Green Grocer Cicada is First Australian Cicada of the season!!!

Ed. Note: December 1, 2010
Since summer is approaching in the Southern Hemisphere, we are beginning to get more identification requests from Australia.  There are many different species of Cicadas in Australia and they are given very unusual common names.  We hope that we receive numerous photographs of Australian Cicadas this year and hopefully, making this Green Grocer that was sent in about a week ago the Bug of the Moth will encourage other submissions of Cicadas.

Large Green Flying Insect
Location: Ascot Vale, Melbourne
November 22, 2010 11:49 pm
Can you please help me identify this fly found in my sister’s garden? It was bigger than my thumb and quite fat.
Signature: LC

Green Grocer Cicada

Dear LC,
You have netted a Green Grocer Cicada,
Cyclochila australasiae, one of many species of Cicada found in Australia that have fascinating and colorful common names.  According to Oz Animals:  “The Green Grocer Cicada is a common cicada along eastern Australia. It has a loud high pitched call and is one of the loudest insects in the world. The most common form is green, and another fairly common form is the yellow form (the Yellow Monday). Less common colour variations are dark tan (Chocolate Soldier) and turquoise blue (Blue Moon). Most forms have red eyes, although the Blue Form has purple blue eyes. The Masked Devil is an orange brown form with a black mask across the eyes that is more common at higher altitudes.”  Now that winter is fast approaching in North America, our northern hemisphere identification requests are tapering off, but each year at this time, we get numerous requests from Australia and other southern hemisphere locations.  Your letter is the first Cicada image from Australia this season.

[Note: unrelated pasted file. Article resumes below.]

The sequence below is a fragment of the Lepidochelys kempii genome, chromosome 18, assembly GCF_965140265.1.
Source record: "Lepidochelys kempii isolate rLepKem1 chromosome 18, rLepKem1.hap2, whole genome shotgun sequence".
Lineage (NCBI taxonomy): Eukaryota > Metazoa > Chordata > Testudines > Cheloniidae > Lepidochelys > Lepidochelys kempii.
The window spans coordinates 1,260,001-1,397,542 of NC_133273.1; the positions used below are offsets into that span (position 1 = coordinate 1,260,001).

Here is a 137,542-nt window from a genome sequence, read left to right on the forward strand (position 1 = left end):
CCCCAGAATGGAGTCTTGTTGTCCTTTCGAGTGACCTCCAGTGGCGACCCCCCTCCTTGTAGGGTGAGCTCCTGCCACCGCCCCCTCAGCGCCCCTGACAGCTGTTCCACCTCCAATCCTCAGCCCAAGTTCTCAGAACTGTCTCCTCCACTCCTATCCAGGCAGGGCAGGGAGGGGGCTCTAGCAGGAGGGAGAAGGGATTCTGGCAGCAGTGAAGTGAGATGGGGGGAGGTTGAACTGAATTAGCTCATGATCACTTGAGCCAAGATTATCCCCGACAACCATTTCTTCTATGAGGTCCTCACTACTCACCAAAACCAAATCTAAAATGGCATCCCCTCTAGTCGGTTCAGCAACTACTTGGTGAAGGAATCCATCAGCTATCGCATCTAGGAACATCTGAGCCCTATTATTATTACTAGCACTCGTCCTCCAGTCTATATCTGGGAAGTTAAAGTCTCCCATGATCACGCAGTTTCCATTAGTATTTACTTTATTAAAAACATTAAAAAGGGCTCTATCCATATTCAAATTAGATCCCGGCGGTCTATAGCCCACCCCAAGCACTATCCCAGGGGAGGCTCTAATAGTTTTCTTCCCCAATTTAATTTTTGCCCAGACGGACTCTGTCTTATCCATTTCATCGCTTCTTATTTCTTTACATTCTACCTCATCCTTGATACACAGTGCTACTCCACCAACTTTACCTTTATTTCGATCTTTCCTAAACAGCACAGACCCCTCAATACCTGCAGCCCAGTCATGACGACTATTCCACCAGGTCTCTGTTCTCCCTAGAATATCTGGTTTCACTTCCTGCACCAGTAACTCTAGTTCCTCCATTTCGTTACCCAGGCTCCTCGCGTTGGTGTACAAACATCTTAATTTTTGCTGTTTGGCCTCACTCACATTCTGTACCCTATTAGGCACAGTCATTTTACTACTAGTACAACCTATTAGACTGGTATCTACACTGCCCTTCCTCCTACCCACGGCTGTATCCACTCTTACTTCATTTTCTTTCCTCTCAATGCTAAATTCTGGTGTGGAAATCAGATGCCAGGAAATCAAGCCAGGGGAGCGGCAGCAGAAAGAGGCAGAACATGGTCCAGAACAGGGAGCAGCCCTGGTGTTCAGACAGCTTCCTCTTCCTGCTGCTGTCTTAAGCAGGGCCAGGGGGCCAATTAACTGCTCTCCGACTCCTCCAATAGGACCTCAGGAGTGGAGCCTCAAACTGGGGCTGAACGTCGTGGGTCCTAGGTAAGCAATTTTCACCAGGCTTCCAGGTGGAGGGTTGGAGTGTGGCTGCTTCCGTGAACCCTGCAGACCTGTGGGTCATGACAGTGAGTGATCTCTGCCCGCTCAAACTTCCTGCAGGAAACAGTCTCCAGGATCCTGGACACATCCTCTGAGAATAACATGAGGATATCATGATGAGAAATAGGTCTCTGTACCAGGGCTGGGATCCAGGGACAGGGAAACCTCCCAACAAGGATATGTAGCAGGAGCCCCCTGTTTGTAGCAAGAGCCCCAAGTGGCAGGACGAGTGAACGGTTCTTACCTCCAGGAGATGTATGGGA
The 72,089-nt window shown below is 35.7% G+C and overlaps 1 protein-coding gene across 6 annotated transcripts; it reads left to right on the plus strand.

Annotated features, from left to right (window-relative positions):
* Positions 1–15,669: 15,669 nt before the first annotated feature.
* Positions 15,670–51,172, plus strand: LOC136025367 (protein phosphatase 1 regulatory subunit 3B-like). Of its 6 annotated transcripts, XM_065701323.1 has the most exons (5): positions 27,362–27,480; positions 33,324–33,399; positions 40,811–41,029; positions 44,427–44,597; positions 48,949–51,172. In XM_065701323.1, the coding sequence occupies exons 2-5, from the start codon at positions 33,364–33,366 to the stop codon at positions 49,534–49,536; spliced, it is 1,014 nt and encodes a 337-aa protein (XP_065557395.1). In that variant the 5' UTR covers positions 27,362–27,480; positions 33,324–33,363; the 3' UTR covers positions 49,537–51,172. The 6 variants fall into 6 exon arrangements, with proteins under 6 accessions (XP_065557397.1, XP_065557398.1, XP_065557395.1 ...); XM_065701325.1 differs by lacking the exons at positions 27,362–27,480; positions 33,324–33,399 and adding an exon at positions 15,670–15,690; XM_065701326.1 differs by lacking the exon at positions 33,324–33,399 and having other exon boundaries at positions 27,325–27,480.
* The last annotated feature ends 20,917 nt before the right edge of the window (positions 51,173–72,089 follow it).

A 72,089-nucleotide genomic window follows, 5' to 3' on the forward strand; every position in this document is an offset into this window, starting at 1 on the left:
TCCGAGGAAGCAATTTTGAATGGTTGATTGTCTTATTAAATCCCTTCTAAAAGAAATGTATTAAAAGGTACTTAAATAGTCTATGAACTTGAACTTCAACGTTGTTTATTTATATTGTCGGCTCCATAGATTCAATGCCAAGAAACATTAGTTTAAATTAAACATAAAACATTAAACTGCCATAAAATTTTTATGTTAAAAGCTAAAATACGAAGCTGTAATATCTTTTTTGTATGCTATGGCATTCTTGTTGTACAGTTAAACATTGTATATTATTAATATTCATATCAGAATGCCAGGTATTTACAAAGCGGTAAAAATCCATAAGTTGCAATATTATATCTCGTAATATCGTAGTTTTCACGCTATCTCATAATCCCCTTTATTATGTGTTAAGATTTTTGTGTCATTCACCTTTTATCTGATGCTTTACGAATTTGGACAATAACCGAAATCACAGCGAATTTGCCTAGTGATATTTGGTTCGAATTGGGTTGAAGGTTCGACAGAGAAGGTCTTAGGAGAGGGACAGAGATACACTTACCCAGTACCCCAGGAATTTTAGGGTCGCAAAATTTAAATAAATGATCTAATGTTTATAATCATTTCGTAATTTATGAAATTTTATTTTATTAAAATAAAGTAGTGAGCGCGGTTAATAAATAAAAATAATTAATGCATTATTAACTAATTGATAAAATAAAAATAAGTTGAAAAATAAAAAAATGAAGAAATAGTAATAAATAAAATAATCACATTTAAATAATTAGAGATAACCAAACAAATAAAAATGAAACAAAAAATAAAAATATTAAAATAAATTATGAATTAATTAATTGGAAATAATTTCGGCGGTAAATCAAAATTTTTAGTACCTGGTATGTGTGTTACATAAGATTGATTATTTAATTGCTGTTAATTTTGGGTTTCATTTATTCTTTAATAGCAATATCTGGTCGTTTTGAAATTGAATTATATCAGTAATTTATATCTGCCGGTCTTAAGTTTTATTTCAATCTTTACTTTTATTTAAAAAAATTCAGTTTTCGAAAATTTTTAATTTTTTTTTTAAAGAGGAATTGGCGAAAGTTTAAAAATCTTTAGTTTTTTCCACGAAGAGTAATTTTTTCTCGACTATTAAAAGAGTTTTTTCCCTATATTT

2 thoughts on “Green Grocer Cicada is First Australian Cicada of the season!!!”

    • Thanks Trevor, but the list of Australian Cicadas with awesome names is considerably lengthier, and includes the Double Drummer, Whisky Drinker, Floury Baker and Sandgrinder. I have devoted more that three pages of my book to Australian Cicadas and their colorful names.


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